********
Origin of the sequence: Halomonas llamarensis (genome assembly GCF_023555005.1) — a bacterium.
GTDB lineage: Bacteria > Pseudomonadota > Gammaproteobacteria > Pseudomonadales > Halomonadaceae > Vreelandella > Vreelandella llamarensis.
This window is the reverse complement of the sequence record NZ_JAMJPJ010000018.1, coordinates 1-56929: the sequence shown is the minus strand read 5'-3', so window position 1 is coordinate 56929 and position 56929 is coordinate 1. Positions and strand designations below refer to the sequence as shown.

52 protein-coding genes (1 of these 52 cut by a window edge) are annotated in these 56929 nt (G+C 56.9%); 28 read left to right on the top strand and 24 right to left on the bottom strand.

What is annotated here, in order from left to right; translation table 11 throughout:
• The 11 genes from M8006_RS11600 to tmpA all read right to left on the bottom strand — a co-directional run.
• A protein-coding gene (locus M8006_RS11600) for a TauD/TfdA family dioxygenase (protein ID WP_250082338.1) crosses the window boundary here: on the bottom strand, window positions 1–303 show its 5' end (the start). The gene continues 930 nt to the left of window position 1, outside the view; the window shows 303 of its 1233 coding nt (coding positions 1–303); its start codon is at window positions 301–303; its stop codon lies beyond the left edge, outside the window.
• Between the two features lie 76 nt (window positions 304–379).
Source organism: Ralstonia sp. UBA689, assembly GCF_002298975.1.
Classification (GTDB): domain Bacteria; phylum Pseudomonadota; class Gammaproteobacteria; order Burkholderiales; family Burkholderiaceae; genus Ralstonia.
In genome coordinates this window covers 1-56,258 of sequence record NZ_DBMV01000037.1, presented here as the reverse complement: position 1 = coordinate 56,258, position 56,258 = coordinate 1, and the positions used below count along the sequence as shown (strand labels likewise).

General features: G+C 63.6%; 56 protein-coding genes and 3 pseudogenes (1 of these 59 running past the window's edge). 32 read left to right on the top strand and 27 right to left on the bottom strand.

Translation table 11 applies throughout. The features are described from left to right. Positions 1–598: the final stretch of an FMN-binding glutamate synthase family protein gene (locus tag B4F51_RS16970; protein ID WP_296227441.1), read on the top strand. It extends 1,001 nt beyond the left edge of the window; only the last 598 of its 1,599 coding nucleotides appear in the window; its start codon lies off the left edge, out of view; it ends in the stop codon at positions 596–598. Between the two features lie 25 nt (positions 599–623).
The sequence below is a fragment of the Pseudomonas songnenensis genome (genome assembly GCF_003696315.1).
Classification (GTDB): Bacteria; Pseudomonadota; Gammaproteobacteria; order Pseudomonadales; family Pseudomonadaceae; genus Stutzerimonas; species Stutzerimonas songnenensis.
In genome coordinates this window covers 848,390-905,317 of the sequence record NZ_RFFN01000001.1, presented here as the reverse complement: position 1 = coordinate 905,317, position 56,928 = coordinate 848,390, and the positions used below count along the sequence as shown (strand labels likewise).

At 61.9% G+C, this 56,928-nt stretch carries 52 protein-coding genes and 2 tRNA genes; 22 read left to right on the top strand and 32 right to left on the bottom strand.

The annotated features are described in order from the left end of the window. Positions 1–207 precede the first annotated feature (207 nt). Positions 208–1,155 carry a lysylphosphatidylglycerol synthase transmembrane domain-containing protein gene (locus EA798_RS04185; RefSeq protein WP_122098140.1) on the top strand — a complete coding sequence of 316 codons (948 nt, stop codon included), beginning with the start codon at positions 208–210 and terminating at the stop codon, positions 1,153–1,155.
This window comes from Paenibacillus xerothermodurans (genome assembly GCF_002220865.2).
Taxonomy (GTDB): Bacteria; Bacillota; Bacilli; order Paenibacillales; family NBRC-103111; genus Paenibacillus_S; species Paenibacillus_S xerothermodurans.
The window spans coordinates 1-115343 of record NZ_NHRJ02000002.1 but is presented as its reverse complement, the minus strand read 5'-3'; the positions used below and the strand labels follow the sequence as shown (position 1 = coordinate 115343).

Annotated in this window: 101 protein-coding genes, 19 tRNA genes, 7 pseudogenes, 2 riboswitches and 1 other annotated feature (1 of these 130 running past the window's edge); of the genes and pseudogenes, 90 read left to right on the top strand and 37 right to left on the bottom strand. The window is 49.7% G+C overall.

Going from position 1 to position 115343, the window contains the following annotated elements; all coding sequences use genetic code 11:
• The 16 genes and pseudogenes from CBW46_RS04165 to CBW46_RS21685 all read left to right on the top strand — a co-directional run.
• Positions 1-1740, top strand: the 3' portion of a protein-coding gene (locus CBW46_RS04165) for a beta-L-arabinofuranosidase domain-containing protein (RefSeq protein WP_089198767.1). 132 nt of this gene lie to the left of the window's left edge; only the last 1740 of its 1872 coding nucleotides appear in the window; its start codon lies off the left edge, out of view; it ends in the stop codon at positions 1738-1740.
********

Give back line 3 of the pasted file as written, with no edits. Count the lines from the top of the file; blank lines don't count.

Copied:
This window is the reverse complement of the sequence record NZ_JAMJPJ010000018.1, coordinates 1-56929: the sequence shown is the minus strand read 5'-3', so window position 1 is coordinate 56929 and position 56929 is coordinate 1. Positions and strand designations below refer to the sequence as shown.